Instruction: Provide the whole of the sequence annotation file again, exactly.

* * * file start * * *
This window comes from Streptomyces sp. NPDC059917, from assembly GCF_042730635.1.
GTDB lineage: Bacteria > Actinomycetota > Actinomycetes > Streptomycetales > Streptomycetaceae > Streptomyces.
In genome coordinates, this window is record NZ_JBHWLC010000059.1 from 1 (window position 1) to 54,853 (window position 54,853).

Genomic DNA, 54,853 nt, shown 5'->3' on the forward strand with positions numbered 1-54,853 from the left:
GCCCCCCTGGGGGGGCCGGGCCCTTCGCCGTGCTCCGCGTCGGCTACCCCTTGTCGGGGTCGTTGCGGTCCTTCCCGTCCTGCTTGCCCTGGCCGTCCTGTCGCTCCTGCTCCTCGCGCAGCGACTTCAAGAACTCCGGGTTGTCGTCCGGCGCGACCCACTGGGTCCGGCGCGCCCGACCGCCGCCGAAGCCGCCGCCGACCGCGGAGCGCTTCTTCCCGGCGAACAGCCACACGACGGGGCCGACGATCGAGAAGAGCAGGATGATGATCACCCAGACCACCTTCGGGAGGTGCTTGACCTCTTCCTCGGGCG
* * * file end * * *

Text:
This window comes from Streptomyces sp. NPDC059917, from assembly GCF_042730635.1.
GTDB lineage: Bacteria > Actinomycetota > Actinomycetes > Streptomycetales > Streptomycetaceae > Streptomyces.
In genome coordinates, this window is record NZ_JBHWLC010000059.1 from 1 (window position 1) to 54,853 (window position 54,853).

Genomic DNA, 54,853 nt, shown 5'->3' on the forward strand with positions numbered 1-54,853 from the left:
GCCCCCCTGGGGGGGCCGGGCCCTTCGCCGTGCTCCGCGTCGGCTACCCCTTGTCGGGGTCGTTGCGGTCCTTCCCGTCCTGCTTGCCCTGGCCGTCCTGTCGCTCCTGCTCCTCGCGCAGCGACTTCAAGAACTCCGGGTTGTCGTCCGGCGCGACCCACTGGGTCCGGCGCGCCCGACCGCCGCCGAAGCCGCCGCCGACCGCGGAGCGCTTCTTCCCGGCGAACAGCCACACGACGGGGCCGACGATCGAGAAGAGCAGGATGATGATCACCCAGACCACCTTCGGGAGGTGCTTGACCTCTTCCTCGGGCG